The sovereign last tapped the bond markets in 2009 when it issued $3bn, comprising a $1.5bn 5-year and a $1.5bn 10-year tranche.
Abu Dhabi’s return to the international capital markets after a 7 year absence comes as the emirate’s finances have been under increasing pressure as a result of low oil prices.
Abu Dhabi’s most recent offering differs greatly from its last issuance. The bond was much larger, amounting to US$5bn.
This was split evenly between two tranches of US$2.5bn each, albeit with two different tenors of 5 and 10 years each, maturing in 2021 and 2016 respectively.
The 5-year tranche issued with a spread of 85bp over similar US Treasuries, with a yield of 2.125%. The 10-year tranche issued with a spread of 125bp over similar US Treasuries, with a yield of 3.125%.
The emirate’s bond priced much tighter than many other issuances that have emerged from the GCC.
“The issuer's credit quality and excellent job on the roadshow, the timing of the transaction and pricing and the book building strategy adopted by the syndicates were all factors that led to such tight pricing,” said Iman Abdel Khalek, Director and Head of MENA Debt Capital Markets at Citigroup, one of the joint lead managers on the transaction.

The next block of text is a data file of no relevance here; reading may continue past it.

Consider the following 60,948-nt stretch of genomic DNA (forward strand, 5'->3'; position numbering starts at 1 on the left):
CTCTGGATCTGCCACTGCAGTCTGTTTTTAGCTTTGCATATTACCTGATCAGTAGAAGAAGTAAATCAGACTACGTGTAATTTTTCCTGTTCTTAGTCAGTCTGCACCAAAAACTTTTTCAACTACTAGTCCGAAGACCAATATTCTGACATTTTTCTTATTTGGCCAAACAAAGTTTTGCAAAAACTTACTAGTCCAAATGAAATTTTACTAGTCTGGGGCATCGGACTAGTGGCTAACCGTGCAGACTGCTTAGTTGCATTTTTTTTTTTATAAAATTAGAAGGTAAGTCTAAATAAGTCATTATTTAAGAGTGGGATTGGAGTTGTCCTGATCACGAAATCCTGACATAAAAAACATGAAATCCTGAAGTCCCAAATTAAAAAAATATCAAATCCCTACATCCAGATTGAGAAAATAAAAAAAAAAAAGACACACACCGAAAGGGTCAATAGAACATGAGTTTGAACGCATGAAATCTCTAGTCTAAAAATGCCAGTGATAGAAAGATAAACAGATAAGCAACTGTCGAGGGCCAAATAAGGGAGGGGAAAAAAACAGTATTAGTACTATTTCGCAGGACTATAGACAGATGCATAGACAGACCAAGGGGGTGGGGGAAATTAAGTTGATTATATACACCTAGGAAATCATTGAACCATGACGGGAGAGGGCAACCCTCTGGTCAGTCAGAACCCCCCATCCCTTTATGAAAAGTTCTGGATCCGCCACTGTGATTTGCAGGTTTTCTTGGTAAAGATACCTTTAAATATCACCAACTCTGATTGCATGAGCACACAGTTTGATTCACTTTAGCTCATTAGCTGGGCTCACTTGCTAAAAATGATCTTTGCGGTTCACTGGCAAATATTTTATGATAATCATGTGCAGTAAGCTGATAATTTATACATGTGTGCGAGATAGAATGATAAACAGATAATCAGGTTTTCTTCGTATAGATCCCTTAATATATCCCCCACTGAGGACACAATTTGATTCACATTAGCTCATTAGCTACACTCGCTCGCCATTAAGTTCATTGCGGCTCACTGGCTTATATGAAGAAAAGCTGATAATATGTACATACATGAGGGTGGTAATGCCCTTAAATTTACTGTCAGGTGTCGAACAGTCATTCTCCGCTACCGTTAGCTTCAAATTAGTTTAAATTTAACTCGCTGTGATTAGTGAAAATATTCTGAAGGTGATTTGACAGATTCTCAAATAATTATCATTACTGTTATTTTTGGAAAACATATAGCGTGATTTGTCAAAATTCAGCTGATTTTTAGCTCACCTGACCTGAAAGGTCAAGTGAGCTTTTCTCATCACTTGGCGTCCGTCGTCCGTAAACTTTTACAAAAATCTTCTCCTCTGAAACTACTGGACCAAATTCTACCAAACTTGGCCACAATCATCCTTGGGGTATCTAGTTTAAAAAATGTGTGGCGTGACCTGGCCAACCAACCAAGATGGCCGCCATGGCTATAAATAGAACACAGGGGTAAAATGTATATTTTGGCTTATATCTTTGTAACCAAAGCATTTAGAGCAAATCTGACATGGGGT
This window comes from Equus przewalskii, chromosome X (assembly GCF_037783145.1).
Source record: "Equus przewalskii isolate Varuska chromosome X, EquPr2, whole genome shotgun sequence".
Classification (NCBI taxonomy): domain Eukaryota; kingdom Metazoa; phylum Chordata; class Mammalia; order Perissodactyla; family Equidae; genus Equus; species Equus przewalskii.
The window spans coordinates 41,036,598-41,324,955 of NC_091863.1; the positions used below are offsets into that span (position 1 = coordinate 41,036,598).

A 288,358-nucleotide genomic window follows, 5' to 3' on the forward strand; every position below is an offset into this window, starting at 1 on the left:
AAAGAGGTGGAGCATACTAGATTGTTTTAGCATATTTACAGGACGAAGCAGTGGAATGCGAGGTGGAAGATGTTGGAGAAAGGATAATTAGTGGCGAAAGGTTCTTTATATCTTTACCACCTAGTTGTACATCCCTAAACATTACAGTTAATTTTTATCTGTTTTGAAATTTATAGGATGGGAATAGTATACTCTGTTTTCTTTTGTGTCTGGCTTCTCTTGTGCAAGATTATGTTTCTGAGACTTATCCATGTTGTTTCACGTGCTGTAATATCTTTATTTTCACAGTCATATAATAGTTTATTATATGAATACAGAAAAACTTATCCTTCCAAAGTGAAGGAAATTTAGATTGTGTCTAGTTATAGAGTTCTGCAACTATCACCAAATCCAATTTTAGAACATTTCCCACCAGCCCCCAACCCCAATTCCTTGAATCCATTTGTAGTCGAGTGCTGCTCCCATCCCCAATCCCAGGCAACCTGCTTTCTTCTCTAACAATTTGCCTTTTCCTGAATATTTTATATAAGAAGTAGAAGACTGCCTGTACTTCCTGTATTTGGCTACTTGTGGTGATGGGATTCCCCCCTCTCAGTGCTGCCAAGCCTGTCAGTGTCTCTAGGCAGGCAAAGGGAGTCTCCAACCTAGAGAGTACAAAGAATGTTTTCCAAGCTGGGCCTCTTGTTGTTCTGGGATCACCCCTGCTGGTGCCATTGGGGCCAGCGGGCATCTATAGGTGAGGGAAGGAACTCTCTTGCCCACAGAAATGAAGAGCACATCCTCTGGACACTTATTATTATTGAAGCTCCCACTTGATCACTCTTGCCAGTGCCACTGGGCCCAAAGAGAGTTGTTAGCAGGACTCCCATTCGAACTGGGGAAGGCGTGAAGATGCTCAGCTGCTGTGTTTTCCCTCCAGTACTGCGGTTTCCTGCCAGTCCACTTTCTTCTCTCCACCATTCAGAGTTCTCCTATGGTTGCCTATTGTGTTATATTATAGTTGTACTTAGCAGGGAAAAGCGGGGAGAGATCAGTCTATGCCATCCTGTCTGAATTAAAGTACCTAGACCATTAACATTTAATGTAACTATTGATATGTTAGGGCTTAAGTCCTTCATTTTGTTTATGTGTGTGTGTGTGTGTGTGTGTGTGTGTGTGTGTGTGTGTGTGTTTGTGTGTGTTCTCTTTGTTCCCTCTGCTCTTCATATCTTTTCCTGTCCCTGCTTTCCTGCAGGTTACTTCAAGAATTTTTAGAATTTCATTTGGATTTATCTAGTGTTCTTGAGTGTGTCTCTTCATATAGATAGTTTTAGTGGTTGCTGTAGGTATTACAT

Abu Dhabi remains highly rated, despite the recent spate of downgrades in the Middle East. The emirate itself is rated AA by Standard & Poor’s, and its senior unsecured bonds were awarded a AA rating by Fitch.
The fact that the emirate is a well-known and well respected name, and its scarcity on the international capital markets, further contributed to the tight pricing that it was able to achieve.
The Emirate’s and the bond’s popularity led to a wide investor base. “The investor base was well diversified across the US, Europe, Asia and the MENA region, and included fund managers, central banks, other banks, insurance companies amongst others,” Khalek added.